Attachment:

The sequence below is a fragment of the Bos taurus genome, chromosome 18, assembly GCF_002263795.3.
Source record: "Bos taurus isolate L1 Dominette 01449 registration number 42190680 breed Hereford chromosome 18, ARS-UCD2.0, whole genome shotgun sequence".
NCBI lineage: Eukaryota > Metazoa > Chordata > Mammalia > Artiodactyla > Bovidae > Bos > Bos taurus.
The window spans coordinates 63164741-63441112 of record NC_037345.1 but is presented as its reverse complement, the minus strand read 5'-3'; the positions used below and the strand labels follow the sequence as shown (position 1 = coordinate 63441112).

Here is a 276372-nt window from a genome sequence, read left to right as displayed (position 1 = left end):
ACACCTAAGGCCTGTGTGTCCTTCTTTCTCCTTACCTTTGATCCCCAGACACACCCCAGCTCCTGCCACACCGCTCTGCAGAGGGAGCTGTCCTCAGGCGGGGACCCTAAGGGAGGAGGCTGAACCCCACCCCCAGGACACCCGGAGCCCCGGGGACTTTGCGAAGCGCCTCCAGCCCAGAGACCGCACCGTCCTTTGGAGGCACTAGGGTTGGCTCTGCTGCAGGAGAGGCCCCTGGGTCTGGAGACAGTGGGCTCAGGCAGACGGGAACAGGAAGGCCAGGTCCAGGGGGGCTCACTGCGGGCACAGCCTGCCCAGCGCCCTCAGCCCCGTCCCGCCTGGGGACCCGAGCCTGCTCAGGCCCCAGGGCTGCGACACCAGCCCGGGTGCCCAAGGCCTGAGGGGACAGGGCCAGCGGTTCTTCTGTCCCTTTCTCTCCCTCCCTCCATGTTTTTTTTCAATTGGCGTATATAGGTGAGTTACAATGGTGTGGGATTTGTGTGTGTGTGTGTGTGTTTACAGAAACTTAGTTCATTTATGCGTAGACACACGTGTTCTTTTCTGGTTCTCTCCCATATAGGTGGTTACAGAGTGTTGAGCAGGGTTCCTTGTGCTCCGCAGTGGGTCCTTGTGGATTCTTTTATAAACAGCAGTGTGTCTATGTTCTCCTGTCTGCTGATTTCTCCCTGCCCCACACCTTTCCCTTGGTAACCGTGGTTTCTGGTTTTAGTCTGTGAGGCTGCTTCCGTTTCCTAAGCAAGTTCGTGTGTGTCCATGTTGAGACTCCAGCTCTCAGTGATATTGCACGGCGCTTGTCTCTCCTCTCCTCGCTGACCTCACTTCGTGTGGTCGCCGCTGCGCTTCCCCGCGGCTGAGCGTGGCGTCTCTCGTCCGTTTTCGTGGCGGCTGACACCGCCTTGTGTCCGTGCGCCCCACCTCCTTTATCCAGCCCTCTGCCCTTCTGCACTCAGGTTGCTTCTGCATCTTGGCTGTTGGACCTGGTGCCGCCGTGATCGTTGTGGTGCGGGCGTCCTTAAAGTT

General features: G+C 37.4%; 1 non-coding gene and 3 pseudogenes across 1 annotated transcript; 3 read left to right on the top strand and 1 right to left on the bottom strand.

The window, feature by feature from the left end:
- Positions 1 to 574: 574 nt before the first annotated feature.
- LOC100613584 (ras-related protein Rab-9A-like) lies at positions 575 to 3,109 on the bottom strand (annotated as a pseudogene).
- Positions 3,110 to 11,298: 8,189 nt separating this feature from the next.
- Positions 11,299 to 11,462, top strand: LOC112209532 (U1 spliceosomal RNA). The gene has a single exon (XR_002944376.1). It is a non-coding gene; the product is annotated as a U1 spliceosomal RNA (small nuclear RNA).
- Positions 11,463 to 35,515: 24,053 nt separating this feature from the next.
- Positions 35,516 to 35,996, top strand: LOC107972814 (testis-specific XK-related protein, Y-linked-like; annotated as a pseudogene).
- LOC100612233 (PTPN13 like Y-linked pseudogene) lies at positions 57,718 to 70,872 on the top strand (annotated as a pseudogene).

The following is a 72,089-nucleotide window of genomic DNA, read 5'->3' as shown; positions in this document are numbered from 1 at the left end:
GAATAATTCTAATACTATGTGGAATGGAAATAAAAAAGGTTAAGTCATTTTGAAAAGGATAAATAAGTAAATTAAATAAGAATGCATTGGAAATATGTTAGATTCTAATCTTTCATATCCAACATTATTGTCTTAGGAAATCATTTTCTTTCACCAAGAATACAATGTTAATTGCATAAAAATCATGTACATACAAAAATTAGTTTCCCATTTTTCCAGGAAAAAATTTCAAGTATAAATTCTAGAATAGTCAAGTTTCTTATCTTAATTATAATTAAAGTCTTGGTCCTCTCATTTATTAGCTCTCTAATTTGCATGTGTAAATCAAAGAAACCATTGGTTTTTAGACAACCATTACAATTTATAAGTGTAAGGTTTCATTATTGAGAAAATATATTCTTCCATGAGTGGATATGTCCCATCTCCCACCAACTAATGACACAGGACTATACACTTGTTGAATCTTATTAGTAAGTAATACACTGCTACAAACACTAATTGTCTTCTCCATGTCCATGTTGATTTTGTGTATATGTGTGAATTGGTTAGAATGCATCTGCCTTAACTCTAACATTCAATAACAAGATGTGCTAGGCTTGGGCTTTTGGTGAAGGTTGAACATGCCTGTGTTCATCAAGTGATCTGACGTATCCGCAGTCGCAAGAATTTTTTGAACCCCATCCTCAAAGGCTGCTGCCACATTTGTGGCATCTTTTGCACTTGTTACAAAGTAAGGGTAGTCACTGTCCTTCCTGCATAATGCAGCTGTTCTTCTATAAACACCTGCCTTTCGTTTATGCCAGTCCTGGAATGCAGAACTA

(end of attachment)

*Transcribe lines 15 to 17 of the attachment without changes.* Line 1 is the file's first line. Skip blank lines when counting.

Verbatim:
- LOC100612233 (PTPN13 like Y-linked pseudogene) lies at positions 57,718 to 70,872 on the top strand (annotated as a pseudogene).

The following is a 72,089-nucleotide window of genomic DNA, read 5'->3' as shown; positions in this document are numbered from 1 at the left end:
GAATAATTCTAATACTATGTGGAATGGAAATAAAAAAGGTTAAGTCATTTTGAAAAGGATAAATAAGTAAATTAAATAAGAATGCATTGGAAATATGTTAGATTCTAATCTTTCATATCCAACATTATTGTCTTAGGAAATCATTTTCTTTCACCAAGAATACAATGTTAATTGCATAAAAATCATGTACATACAAAAATTAGTTTCCCATTTTTCCAGGAAAAAATTTCAAGTATAAATTCTAGAATAGTCAAGTTTCTTATCTTAATTATAATTAAAGTCTTGGTCCTCTCATTTATTAGCTCTCTAATTTGCATGTGTAAATCAAAGAAACCATTGGTTTTTAGACAACCATTACAATTTATAAGTGTAAGGTTTCATTATTGAGAAAATATATTCTTCCATGAGTGGATATGTCCCATCTCCCACCAACTAATGACACAGGACTATACACTTGTTGAATCTTATTAGTAAGTAATACACTGCTACAAACACTAATTGTCTTCTCCATGTCCATGTTGATTTTGTGTATATGTGTGAATTGGTTAGAATGCATCTGCCTTAACTCTAACATTCAATAACAAGATGTGCTAGGCTTGGGCTTTTGGTGAAGGTTGAACATGCCTGTGTTCATCAAGTGATCTGACGTATCCGCAGTCGCAAGAATTTTTTGAACCCCATCCTCAAAGGCTGCTGCCACATTTGTGGCATCTTTTGCACTTGTTACAAAGTAAGGGTAGTCACTGTCCTTCCTGCATAATGCAGCTGTTCTTCTATAAACACCTGCCTTTCGTTTATGCCAGTCCTGGAATGCAGAACTA